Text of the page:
All parents want to ensure that their children feel safe. In an age where we can't help but be plugged in 24/7 (myself included), it's common to want to shield young ones from all tragic news we encounter. Although my 20-month-old son isn't old enough to understand the horrific mass shooting at the Route 91 Festival in Las Vegas, there will inevitably (and sadly) be a day where he'll have questions about violent current events.
For parents who aren't sure how to approach the sensitive topic with their kids, the American Psychological Association stresses the importance of discussing sensitive topics with children. "The conversation may not seem easy, but taking a proactive stance, discussing difficult events in age-appropriate language can help a child feel safer and more secure," the APA explains. Children eventually find out about frightening and saddening headlines, and avoiding a discussion might actually cause kids to overestimate and misunderstand the situation. As the Mayo Clinic notes, it's common for children to feel shocked, sad, and angry—all normal emotions for people of any age to experience.
I often wonder how best to prepare myself for the day when I'll need to explain the complexities of the world to my children—and I know I'm not the only parent who feels this way. When talking to your kids about tragedy, these are the most important ways to help them feel safe:
Guide the conversation. As the APA points out, practicing what you plan to say may make starting the discussion easier. When you feel you and your children are ready, find a quiet moment when they will have your undivided attention. Find out what your children know about the event, listen to what they have to say, and don't be afraid to share your feelings. The APA also recommends telling your children the truth about the event "at a level they can understand," without giving unnecessary graphic details.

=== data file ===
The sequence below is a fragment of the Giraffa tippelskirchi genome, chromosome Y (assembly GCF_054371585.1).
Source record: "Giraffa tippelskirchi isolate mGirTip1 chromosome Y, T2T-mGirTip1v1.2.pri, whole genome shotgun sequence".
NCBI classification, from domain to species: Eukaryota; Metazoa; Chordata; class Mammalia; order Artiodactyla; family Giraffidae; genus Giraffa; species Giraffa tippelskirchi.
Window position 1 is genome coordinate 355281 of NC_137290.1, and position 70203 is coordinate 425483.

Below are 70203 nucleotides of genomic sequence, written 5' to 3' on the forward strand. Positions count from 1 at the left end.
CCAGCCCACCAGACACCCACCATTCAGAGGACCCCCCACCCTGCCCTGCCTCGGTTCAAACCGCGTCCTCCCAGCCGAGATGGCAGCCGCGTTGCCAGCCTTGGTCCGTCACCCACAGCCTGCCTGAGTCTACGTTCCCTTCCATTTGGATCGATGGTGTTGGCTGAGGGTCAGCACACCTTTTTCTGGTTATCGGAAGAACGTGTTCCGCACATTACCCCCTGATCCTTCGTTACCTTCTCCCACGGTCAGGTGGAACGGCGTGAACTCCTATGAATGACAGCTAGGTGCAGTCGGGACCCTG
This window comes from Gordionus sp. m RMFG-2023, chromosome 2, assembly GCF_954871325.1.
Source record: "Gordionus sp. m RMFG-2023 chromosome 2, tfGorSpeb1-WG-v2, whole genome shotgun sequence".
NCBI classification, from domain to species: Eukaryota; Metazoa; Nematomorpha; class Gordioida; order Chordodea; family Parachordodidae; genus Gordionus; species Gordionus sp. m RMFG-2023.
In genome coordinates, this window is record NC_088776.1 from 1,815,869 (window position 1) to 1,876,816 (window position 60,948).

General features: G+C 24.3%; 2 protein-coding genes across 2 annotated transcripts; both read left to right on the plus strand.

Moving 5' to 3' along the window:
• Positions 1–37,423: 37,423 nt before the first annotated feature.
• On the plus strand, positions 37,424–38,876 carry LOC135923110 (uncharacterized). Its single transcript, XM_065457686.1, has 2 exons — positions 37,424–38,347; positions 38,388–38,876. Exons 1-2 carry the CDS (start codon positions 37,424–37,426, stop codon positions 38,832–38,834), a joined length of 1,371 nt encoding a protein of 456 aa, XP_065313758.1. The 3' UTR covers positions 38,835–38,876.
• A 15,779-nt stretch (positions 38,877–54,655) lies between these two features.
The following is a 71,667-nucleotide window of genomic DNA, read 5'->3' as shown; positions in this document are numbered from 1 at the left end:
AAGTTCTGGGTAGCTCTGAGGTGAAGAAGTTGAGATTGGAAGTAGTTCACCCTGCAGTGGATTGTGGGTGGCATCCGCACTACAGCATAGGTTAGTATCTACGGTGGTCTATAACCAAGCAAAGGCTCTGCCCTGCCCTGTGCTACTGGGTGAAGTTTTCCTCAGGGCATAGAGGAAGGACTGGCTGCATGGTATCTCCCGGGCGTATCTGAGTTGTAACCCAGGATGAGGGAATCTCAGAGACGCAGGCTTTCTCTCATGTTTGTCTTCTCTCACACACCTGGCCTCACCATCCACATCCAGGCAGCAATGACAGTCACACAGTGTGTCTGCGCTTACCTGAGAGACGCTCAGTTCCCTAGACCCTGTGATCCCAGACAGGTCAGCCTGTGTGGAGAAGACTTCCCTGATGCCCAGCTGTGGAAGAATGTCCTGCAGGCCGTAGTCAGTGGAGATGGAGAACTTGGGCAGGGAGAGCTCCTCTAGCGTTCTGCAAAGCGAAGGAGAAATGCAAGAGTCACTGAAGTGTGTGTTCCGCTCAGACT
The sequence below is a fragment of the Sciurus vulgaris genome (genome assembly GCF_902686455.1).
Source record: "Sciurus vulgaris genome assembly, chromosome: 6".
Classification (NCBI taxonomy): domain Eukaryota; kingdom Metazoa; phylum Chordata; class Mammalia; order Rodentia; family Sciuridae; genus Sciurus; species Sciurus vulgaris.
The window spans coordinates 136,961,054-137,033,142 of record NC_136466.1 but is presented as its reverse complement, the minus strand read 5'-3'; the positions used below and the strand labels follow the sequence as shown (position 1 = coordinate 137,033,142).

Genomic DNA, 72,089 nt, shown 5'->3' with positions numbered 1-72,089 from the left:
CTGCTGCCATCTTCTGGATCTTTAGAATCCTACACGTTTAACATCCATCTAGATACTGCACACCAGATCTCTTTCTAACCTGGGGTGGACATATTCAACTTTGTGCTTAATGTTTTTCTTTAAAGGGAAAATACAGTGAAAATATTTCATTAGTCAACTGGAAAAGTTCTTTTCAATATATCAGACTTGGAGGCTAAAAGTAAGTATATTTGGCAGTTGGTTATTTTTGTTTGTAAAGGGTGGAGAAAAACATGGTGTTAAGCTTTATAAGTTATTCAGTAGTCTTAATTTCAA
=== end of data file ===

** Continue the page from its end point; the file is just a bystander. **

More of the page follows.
Take a break from the media. PBS suggests keeping the TV off and unplugging from any other media sources to avoid constantly exposing children to news updates, which could actually amplify their fear and anxiety.
Maintain your regular routine. Although it's tempting to keep them home from school, maintaining your regular routine can help instill a sense of resilience and courage in the spite of tragic events. Eileen Kennedy-Moore, Ph.D., author of Smart Parenting for Smart Kids, explains that talking with preschoolers about their day using concrete examples can be especially helpful. For instance, telling your child, "You're going to be with Mrs. Smith, and she's going to be in charge of you. Mommy's going to get back at lunch, and we'll go to the playground," says Kennedy-Moore.
Spend more family time together. Cultivate your children's sense of security by spending more time with them, whether it's reading an extra book at night or allowing them to sleep in your room for a short time, says the Mayo Clinic. The medical resource website also suggests doing activities together that benefit the victims and their families, writing encouraging thank-you notes to law enforcement and first responders or visiting a place of worship.
Up next: how influential mothers plan on raising the generation to embrace love, inclusivity, and tolerance.